Conservatives argue that these loans constitute federal subsidies. A loan is not a subsidy. Get used to it. The Postal Service has taken out federal loans to subsidize operations before, and paid them back. Compared to the Wall Street bail-out, an $8 billion expense to underwrite postal services is chicken feed.

Decreasing mail volume resulting from the use of the internet continues to adversely affect the Postal Service’s bottom line, and that’s not likely to change….but the fact remains that there are things that simply can’t be sent via email, and some things you don’t want to send that way.

The cheaper solution the Republicans cite for mail deliver is to turn the whole business over to Federal Express.

Federal Express? How would that work? (And why not the United Parcel Service?) \

The cost for delivering a one ounce letter ACROSS THE STREET from my home in Florida is just 44 cents with the U.S Postal service. On average, it takes the Postal Service three days to deliver a letter anywhere in the US. The cost for delivering the same letter to the same destination via Federal Express is $10.50.

Next day delivery to Zone 1 (within 150 miles) costs at least $15.50.

Local next day delivery from the USPS: $13.25.

The Federal Express rate for next day delivery of the same letter to Zone 8 (1,800 miles or more) is $27.30. The cost of a flat rate envelope from the Postal Service is $18.30 regardless of the distance. (The Postal Service has a $26.50 rate for deliveries to Zone 8 but, if you go to a Post Office, the clerk will tell you to use the flat rate envelope which gives you the same overnight delivery for $18.30.)

The discrepancy between Federal Express rates and USPS rates continues throughout the range of products offered by both companies.

What, if anything, does this prove?

Well, for starters, it proves that the Postal Service is a hell of a lot cheaper than Federal Express for the same exact services, but the most important statistic is the relative cost of sending an overnight letter via FedEx as opposed to sending the same letter via the Postal Service.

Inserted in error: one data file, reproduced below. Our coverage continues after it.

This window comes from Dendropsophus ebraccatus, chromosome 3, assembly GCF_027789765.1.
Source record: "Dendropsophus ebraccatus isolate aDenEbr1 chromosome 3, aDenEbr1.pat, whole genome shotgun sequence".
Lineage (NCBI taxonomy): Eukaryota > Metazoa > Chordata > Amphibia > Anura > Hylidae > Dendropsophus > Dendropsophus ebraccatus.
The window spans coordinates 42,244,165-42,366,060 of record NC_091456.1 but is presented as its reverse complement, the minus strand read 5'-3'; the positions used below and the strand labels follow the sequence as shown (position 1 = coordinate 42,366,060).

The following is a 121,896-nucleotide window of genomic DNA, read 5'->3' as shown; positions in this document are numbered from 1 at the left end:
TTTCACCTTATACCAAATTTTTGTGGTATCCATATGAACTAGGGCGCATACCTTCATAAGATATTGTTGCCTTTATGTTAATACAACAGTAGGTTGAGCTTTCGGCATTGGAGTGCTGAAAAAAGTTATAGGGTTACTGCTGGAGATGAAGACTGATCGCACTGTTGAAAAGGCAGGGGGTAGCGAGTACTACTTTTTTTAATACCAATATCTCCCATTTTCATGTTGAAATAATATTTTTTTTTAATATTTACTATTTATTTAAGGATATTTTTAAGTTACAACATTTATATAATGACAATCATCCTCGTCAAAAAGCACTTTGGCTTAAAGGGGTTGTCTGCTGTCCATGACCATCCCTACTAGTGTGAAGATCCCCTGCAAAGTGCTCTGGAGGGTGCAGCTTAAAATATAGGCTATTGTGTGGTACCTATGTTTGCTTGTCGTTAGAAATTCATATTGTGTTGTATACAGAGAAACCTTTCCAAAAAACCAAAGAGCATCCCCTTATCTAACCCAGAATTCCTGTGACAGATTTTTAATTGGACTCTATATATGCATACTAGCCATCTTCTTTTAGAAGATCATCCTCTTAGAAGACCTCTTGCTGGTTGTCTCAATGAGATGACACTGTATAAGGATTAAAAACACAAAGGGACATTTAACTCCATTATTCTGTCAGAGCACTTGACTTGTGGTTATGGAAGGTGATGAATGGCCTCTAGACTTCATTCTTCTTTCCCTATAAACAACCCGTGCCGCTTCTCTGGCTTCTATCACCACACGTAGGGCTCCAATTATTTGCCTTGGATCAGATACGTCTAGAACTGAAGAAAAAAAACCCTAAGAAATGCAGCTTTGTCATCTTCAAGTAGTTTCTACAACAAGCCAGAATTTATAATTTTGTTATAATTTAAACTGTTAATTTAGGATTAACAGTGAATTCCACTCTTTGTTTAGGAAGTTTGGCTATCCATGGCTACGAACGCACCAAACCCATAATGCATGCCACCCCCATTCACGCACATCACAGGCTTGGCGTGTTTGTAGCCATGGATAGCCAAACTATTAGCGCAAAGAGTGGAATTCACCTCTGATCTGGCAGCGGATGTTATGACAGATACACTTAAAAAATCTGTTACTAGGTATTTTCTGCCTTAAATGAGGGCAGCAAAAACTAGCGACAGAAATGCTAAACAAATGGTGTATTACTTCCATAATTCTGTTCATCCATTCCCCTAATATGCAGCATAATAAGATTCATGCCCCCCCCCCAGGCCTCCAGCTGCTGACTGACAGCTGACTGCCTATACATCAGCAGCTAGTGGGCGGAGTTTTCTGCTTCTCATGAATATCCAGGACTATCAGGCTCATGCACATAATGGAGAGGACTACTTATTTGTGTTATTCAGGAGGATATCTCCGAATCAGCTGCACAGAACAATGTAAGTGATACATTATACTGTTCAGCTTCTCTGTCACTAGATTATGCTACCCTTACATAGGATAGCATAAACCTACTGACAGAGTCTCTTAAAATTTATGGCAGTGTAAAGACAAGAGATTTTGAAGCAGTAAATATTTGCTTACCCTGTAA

The next time you pay your bills, assuming you actually pay by mail, add up the number of items you’re sending out and multiply that by $10.04 because that’s what it’s going to cost you to pay those bills.

On average, I pay ten bills a month. My cost, with Federal Express, would be $100. My cost with the Postal Service: $4.40.

Attacking the US Postal Service is yet another attack on poor people, because the poor rely on the Postal Service to pay their bills and stay in touch with each other because, when you can no longer afford your internet access or your cell phone or your land line, you can still afford to send a first class letter.

Laying off 100,000 postal workers won’t solve the Postal Service’s problems. Increasing the postal service rates by 10% will….and it will enable those workers to keep their jobs.
I agree that the post offices are an essential part of the infrastructure for democracy, you might want to include the post office Hendersonville TN in this list. I noticed lately that the post offices started to lower postal rates for periodicals and books, this initiative is great and I hope new ideas on how to boost the sales of smaller publications will arise.